The problem stems from the fact that the technology found on one of the stealth fighter’s primary air-to-ground sensors—its nose-mounted Electro-Optical Targeting System (EOTS)—is more than a decade old and hopelessly obsolete. The EOTS, which is similar in concept to a large high-resolution infrared and television camera, is used to visually identify and monitor ground targets. The system can also mark targets for laser-guided bombs.
Older jets currently in service with the Air Force, Navy and Marine Corps can carry the latest generation of sensor pods, which are far more advanced than the EOTS sensor carried by the F-35.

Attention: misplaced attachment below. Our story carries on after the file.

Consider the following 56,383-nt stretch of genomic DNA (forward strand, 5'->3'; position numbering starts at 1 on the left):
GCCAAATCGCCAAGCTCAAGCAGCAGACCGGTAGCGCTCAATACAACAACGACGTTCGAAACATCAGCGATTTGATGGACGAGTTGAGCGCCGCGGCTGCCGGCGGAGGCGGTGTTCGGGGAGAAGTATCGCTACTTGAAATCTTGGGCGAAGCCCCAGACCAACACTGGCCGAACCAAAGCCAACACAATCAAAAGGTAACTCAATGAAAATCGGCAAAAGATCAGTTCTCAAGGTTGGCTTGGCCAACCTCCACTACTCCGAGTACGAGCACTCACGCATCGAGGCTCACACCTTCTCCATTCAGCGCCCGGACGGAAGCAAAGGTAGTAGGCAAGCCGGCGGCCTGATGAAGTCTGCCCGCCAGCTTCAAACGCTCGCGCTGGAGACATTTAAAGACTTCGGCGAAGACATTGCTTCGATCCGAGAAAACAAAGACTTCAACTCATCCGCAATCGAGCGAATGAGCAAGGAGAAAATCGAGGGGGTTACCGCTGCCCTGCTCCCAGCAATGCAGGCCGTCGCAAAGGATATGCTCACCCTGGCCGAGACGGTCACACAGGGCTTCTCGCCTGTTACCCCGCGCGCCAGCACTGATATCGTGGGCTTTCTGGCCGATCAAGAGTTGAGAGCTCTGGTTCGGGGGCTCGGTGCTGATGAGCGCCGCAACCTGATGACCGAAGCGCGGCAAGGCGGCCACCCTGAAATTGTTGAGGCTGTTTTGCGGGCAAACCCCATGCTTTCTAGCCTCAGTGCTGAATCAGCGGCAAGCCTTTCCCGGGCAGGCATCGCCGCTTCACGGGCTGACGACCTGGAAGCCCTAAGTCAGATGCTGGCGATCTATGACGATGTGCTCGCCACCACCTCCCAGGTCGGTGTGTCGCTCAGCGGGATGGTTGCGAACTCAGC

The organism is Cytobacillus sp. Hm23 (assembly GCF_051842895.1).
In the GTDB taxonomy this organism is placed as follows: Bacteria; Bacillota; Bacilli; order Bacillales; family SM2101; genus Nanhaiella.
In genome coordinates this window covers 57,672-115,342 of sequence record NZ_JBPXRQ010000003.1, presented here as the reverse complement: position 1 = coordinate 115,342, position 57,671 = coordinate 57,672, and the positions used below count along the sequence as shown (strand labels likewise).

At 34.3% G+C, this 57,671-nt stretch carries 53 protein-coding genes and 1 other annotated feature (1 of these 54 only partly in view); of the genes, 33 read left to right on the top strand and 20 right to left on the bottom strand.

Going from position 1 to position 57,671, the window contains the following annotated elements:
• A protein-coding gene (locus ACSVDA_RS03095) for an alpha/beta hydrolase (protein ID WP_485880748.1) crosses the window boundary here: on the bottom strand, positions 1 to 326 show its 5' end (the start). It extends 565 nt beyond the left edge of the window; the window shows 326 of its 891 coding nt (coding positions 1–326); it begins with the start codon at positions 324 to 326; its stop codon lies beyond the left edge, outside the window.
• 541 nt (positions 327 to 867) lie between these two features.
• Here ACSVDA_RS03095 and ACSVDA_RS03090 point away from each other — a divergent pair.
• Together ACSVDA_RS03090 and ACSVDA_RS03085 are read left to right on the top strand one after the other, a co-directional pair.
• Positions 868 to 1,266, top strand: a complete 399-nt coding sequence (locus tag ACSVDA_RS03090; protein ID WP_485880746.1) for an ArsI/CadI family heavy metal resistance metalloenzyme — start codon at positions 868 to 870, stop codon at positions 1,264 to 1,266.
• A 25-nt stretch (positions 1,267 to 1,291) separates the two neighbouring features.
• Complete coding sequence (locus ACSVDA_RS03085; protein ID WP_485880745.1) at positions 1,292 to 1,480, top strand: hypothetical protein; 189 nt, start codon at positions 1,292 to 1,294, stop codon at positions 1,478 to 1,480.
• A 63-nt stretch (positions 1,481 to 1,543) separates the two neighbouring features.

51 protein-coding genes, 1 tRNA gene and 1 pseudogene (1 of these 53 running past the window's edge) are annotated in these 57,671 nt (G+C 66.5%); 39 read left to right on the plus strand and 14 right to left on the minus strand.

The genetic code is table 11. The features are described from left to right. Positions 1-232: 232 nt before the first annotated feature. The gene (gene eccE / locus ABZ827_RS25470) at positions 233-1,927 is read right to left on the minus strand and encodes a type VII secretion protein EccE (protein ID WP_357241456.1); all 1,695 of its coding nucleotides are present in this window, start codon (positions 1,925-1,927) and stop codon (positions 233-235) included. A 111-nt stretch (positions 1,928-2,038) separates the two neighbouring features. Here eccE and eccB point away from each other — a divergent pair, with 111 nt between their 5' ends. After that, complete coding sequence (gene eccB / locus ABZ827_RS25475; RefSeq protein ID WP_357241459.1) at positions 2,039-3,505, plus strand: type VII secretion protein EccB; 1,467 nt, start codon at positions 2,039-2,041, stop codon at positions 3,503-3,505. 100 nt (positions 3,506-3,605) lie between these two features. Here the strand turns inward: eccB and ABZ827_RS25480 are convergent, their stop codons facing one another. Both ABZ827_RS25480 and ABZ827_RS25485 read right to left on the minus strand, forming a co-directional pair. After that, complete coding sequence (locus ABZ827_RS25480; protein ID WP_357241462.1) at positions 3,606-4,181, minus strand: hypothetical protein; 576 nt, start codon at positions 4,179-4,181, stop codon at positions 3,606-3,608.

The end result is that when the F-35 finally becomes operational after its myriad technical problems, cost overruns, and massive delays, in some ways it will be less capable than current fighters in the Pentagon’s inventory."
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